Polish lawmakers OK morning-after pill for ages 15 and over in a first step to ease reproductive law

The emergency contraceptive levonorgestrel is displayed for sale in a vending machine on the campus of the University of Washington in Seattle.
The emergency contraceptive levonorgestrel is displayed for sale in a vending machine on the campus of the University of Washington in Seattle. Copyright Kevin Clark/The Seattle Times via AP, File
By Associated Press
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The move was a first step towards the easing of reproductive law in the country.

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Poland’s lawmakers voted on Thursday to approve over-the-counter access to the morning-after pill for ages 15 and above in a step to ease the country's strict reproductive law inherited from the previous nationalist conservative government.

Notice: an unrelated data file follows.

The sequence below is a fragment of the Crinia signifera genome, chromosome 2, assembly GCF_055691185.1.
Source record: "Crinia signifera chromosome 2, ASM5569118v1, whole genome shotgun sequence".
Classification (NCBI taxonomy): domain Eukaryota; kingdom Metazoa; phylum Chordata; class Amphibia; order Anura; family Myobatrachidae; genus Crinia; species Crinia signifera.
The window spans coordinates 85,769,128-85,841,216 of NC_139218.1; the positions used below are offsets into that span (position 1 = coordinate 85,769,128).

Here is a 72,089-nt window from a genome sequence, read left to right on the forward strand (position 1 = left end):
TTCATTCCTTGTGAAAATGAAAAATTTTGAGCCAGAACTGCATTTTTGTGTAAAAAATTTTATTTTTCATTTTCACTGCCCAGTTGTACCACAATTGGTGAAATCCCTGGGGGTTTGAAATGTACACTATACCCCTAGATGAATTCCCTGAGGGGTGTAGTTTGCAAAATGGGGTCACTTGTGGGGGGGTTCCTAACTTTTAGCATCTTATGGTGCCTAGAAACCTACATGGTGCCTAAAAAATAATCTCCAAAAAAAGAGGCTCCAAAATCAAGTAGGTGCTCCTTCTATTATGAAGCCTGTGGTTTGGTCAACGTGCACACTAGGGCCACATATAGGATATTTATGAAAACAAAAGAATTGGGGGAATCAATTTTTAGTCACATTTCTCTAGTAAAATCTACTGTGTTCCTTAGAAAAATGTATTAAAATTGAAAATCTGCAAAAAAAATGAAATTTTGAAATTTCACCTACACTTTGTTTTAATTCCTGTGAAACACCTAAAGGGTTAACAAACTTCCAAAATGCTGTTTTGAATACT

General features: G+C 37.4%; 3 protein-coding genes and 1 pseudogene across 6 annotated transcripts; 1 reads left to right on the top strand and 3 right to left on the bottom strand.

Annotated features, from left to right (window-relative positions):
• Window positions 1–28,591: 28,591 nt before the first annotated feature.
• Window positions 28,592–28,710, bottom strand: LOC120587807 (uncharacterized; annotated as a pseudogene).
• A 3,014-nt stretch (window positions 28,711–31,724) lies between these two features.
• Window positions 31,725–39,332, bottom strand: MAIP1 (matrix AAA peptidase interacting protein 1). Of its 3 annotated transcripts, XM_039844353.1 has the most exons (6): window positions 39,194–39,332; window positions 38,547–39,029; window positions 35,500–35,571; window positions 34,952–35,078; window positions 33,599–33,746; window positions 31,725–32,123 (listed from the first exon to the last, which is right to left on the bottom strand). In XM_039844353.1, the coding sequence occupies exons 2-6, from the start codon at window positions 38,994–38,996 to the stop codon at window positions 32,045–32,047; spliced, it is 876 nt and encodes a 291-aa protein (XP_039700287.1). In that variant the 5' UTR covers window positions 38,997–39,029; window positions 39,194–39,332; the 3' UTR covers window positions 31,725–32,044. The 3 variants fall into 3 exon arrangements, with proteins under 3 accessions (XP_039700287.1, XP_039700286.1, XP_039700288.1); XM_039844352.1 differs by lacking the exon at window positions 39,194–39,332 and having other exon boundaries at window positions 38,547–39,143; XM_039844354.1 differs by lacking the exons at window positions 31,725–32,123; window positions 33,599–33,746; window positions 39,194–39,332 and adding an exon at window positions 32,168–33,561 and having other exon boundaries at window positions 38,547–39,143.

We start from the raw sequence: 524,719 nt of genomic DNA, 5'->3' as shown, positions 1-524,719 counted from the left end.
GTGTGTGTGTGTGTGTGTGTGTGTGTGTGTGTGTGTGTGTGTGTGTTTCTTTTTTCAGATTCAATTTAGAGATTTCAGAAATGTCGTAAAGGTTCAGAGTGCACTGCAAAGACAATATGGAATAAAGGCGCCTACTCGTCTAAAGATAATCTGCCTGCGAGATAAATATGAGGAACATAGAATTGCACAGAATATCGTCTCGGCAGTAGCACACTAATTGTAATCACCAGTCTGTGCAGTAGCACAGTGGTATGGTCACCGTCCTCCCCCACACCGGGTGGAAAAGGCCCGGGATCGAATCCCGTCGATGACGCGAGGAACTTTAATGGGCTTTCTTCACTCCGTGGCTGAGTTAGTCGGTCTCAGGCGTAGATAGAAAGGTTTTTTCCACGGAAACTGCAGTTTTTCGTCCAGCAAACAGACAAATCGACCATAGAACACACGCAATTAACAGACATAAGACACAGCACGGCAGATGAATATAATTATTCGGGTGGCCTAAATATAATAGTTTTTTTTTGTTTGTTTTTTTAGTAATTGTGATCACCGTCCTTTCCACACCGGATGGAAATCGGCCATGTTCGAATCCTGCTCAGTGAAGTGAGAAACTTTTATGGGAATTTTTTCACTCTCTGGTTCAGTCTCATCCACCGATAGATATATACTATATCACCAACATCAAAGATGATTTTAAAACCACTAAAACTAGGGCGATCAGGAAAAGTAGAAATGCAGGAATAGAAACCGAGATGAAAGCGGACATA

The vote in the lower house was the first step in the plans of the new pro-European Union government to loosen the anti-abortion and anti-contraception law, which is among Europe’s toughest.

The lawmakers voted 224-196 in the Sejm with one abstention to liberalise access to the hormonal contraceptive, called ellaOne.

The morning-after pill, which prevents pregnancy, is currently available only by prescription. The previous conservative government, backed by President Andrzej Duda, tightened reproductive laws, drawing major street protests.

Abortion in Poland, a predominantly Roman Catholic country, is legal only when the pregnancy threatens a woman’s health or life, or results from rape. The strict law has had a chilling effect on Poland’s doctors, and has led to a number of deaths of women with troubled pregnancies.

The new contraception regulations still need approval from the Senate, which is expected to grant it, and from Duda.

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